The anchor, the leash and the apron strings: Life Hacks by Charles Assisi


How much privacy does a teenager have a right to? Is it okay to unlock their devices every once a while and review their activity behind their backs? These are complicated questions for me, because I believe privacy is a fundamental human right. I understand that teens are young adults who can only grow if they can make their own mistakes. Yet, as a parent, I have an inherent sense that this is not something one can just take one’s eye off.

Here’s the dilemma, as I see it. As a teen, I would have been enraged, would have felt violated, if someone had read my diary. But back then, there was no danger that my diary would be visible to millions of people; or that the heartfelt confessions or scrawls in the margins would follow me around for life.

In a time of nude selfies and online stalkers, how much of my child’s activity should I consider their personal diary, and is there a non-arbitrary way to determine where to draw the line? I decided to ask three people immersed in the tech ecosystem: a privacy and fintech expert, a lawyer and scholar of online privacy, and a researcher at the Indian Institutes of Science Education and Research (IISER).

The first holds liberal leanings, so I was surprised when he responded to my initial query with: “Kids don’t have the right to privacy.” Contemporary technology is designed to be addictive, he explained. The combination of addictive algorithms and young minds was not one from which a responsible parent could or should turn away.

That compelled me to turn to the researcher at IISER in Pune, who works at the intersection of computing and the neurosciences. His reading, research and observation of teens suggested that they must be monitored closely. The frontal lobe of a teenager’s brain hasn’t matured fully and this makes them more susceptible than adults to impulsive decision-making, he reminded me. The combination of addictive algorithms, peer behaviour and poor impulse control hold very real potential for long-term damage.

But what about the ethics of it all? I reach out to Rahul Matthan, lawyer and author of Privacy 3.0. Such dilemmas are not unique to our times, he pointed out. People — governments, doctors, citizens, parents — have been navigating freedom-vs-control through the long arc of history.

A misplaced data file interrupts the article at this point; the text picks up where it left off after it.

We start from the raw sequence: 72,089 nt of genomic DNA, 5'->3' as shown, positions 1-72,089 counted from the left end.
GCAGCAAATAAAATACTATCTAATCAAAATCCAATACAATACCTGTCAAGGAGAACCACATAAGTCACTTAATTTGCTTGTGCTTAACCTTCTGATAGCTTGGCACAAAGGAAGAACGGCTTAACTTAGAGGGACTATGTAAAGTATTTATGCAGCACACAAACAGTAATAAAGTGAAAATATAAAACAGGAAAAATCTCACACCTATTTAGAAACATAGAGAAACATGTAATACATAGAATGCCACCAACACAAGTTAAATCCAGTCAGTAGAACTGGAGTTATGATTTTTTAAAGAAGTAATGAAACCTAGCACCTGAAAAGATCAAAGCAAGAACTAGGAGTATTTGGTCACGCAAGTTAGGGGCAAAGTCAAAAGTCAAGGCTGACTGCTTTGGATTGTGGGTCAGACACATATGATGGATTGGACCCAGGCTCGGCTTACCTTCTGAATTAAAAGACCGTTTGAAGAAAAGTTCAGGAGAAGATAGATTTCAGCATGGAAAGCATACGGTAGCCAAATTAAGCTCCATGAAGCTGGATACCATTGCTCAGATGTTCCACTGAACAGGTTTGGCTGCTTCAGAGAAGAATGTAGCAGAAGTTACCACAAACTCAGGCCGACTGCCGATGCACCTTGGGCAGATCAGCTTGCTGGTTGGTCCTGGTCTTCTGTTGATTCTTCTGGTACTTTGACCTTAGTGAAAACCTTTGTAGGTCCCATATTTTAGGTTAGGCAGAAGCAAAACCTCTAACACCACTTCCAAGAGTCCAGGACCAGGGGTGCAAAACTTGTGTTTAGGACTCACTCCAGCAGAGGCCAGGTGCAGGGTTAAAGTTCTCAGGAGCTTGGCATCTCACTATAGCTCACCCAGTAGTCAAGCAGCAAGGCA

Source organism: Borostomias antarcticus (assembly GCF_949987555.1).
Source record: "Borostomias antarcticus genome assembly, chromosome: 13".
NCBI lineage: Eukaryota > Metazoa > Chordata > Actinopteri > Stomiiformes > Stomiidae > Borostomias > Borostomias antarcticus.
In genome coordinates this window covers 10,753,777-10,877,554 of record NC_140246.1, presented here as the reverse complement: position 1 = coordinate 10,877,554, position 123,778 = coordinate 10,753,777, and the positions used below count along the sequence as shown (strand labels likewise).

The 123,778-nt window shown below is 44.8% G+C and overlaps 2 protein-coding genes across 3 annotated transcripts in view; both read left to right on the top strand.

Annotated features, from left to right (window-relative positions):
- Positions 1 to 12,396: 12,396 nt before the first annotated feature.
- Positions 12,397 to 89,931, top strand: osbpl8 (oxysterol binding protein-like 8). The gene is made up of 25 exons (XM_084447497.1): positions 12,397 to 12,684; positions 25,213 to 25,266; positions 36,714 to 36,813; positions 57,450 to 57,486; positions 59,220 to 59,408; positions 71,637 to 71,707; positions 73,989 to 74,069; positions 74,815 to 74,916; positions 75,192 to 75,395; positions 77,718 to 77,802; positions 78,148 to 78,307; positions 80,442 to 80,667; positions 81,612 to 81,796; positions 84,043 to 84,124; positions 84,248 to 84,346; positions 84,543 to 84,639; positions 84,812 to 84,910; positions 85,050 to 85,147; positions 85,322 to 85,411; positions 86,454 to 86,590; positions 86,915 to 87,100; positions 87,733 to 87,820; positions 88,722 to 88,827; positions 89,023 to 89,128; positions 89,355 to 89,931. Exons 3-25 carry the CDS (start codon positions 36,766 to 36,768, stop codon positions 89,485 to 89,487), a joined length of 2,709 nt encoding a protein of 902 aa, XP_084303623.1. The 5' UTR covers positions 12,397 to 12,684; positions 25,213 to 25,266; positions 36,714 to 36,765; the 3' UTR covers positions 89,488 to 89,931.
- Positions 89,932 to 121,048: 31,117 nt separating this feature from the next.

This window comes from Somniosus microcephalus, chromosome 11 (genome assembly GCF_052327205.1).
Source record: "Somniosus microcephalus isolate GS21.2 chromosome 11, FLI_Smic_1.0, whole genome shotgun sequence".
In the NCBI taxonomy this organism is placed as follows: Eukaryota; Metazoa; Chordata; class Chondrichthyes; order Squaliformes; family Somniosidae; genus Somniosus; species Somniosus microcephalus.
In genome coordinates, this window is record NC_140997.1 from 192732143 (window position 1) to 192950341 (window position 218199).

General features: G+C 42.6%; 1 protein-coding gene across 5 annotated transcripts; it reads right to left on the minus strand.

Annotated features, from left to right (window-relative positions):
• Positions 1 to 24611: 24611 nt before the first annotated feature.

When the bicycle was new, Matthan said, there was much debate about the risks to safety and privacy. Wasn’t it a violation of a woman’s privacy, some asked, to compel her to dress in an entirely different way, one that was considered immodest and intrusive? Could overuse of a bicycle cause harm? Could accidents kill?

It occurred to me that, indeed, most parents still start their children out on training wheels, with clearly prescribed limits on how far they may ride. Down the road is fine; down an expressway, certainly not. Their friends may ride all the way to the nearest hill station; perhaps there are no right answers. But as parents, it is our duty to determine for our children where the balance between freedom and security most likely lies.

I now had a different perspective, with new questions emerging. We were four middle-aged adults discussing aspects of tech security, and we were all digital immigrants. The teens may not have the perspective we do, or the impulse control, but they are digital natives who were born into these technologies. If a child is skillfully riding a cycle by age three, can they still only use it to go down the road at age 16? And am I still qualified to judge how far they might go?

As my three friends pointed out, there are no absolute answers. These are the big challenges of contemporary parenting. We can expect to be at loggerheads with the young ones for a while, over how much privacy is their due. We can alleviate some of the strain by navigating new terrains with measures of trust, transparency and communication.

I can say from experience that it helps to have a non-digital playground in common too. My older teen has been trying to get me to appreciate hip-hop and I’m working to introduce her to classical music. It’s a work in progress on both sides. But it’s also time out for both of us from the digital world.



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